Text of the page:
Of course any statements about uni vs. "normal" clubs are going to be stereotypes - but ultimately, most stereotypes rise out of a certain fundamental truth.

Personally I don't think either stereotype is the ideal way of teaching, but what I do believe is that facilitating an early progression onto whitewater is beneficial for a majority of learners. If someone is happy to be on moving water despite the near-certainty of cold, wet, bruising swims, then my experience is that they will progress far faster than the risk minimising approach favoured by conventional dogma.

In my opinion it would be rediculous to deny them on the grounds they don't have the full spectrum of 2* and 3* techniques (so go and find another club?)

Neither is "progressive coaching" such a bad term - surely any process which takes complete beginners and results in competent paddlers must be "coaching"?

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Post by Randy Fandango » Mon Jun 26, 2006 5:07 pm

Randy Fandango wrote:I just want to thank Tom Parker at this point for starting an interesting debate on the relative merits of the University Club versus the "Old School" kayak club ways of teaching paddling.
Hang on a moment......
Giles
I give up...............

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Re: Progressive Coaching

Post by davebrads » Mon Jun 26, 2006 5:16 pm

Neither is "progressive coaching" such a bad term - surely any process which takes complete beginners and results in competent paddlers must be "coaching"?
The term "Coaching" implies some kind of feedback, rather than just standing on the side pointing and laughing.

As I said, it never did me any harm gibber gibber

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Re: Progressive Coaching

Post by Steve B » Mon Jun 26, 2006 5:23 pm

davebrads wrote:I assumed David McCraw was being ironic in his use of the term "progressive coaching". I was just carrying the term forward.
And I was going to say that I don't think Dave does ironic, but I see that he has saved me the trouble ;-)
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Post by Adrian Cooper » Mon Jun 26, 2006 5:53 pm

David McCraw wrote:Of course any statements about uni vs. "normal" clubs are going to be stereotypes - but ultimately, most stereotypes rise out of a certain fundamental truth.

Personally I don't think either stereotype is the ideal way of teaching, but what I do believe is that facilitating an early progression onto whitewater is beneficial for a majority of learners. If someone is happy to be on moving water despite the near-certainty of cold, wet, bruising swims, then my experience is that they will progress far faster than the risk minimising approach favoured by conventional dogma.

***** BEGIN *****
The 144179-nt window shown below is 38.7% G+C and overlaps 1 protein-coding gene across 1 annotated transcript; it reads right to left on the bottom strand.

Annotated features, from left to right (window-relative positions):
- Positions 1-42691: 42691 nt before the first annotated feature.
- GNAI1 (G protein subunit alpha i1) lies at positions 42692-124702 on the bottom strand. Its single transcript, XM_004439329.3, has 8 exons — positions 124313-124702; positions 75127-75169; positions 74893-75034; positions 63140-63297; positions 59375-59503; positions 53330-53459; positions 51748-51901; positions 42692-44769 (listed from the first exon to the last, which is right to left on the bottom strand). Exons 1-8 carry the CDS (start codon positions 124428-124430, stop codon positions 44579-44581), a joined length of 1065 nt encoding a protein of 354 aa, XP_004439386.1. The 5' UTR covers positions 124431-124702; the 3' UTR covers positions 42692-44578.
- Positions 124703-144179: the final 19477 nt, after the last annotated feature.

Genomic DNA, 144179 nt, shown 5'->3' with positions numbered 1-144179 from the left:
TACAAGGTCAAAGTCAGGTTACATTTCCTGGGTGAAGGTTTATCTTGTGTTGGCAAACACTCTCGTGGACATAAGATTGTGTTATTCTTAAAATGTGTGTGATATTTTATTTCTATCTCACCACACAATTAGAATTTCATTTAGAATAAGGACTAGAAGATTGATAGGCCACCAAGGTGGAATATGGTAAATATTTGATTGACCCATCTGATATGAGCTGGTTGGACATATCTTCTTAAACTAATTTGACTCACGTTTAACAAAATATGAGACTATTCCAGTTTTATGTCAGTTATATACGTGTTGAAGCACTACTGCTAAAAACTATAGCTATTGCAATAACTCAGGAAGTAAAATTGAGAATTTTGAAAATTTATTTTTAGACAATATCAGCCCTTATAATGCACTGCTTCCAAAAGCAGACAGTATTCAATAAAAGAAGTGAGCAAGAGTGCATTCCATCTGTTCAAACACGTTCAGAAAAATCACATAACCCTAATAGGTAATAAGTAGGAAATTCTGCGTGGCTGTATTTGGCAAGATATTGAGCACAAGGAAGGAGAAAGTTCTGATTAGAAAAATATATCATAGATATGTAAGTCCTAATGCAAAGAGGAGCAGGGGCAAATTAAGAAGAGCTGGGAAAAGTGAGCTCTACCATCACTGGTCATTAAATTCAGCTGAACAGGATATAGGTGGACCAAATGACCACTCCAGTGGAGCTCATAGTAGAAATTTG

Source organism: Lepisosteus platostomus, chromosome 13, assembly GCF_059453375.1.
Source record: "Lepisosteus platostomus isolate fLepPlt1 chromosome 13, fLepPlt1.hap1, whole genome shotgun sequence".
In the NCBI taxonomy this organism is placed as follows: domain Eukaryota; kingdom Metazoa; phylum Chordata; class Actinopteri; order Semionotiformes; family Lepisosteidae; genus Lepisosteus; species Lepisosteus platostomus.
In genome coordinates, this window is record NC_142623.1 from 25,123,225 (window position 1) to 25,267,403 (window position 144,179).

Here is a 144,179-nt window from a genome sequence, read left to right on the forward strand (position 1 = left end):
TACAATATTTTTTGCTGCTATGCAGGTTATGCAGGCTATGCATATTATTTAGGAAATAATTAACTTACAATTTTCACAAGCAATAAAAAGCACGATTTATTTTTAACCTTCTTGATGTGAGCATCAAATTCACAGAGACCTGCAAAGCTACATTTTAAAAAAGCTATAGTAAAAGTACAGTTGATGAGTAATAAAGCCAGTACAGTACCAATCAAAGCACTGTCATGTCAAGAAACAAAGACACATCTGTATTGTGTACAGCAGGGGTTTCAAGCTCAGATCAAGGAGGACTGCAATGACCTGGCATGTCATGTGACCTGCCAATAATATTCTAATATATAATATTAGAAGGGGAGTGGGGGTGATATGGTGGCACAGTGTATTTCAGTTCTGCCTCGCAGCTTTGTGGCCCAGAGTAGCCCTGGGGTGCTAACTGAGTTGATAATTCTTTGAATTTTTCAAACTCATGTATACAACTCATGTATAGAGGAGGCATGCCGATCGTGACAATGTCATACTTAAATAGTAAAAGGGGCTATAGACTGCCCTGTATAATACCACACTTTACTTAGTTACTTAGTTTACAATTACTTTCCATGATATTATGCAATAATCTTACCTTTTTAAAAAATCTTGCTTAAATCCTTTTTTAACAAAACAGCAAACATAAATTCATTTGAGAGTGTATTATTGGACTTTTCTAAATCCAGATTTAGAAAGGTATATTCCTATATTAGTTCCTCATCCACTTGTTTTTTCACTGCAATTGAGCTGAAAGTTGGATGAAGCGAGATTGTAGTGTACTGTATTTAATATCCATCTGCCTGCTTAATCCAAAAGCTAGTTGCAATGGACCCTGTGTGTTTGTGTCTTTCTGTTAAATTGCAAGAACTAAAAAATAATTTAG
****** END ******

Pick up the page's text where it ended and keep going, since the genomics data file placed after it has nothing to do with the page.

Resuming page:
In my opinion it would be rediculous to deny them on the grounds they don't have the full spectrum of 2* and 3* techniques (so go and find another club?)

Neither is "progressive coaching" such a bad term - surely any process which takes complete beginners and results in competent paddlers must be "coaching"?
Sorry david, but I think that most of the above is a load of rubbish.

I don't think that stereotypes have anything to do with fundamental truths.

I don't think that risk minimisation is a bad thing. I don't think it is favoured by conventional dogma.

I don't think that club members will be denied access to moving water due to a lack of basic skills.

I don't think that progressive coaching is a helpful expression at all.

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Post by dolph » Mon Jun 26, 2006 7:23 pm

Yes David BUT, if you have coached someone well they can 'progress' on moving water without having nasty swims. learning in a safe environment. Developing solid skills at each level so they can progress onto the next level without having cold wet bruising swims.
You do not want to be coaching with the fear factor kicking about.
Risk minimisation is something that should be No.1 on your list if your a coach.

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Re: Conventional dogma

Post by davebrads » Mon Jun 26, 2006 7:33 pm

Sorry Adrian, but I have to agree with David. Risk minimisation is becoming increasingly stressed by coaches, to the extent that it has become dogma, and I know of instances of club paddlers being denied access to moving water.

I know of an example of a club who have a site on a nice wide river with a friendly grade 3 rapid. Young paddlers are taught on the flat section above the rapids, and are prevented from going down the rapids by the chief coach at the club, despite paddling every week for a year. These paddlers will leave the club bored to tears before they learn anything useful. This is not healthy, but this attitude is becoming increasingly prevalent.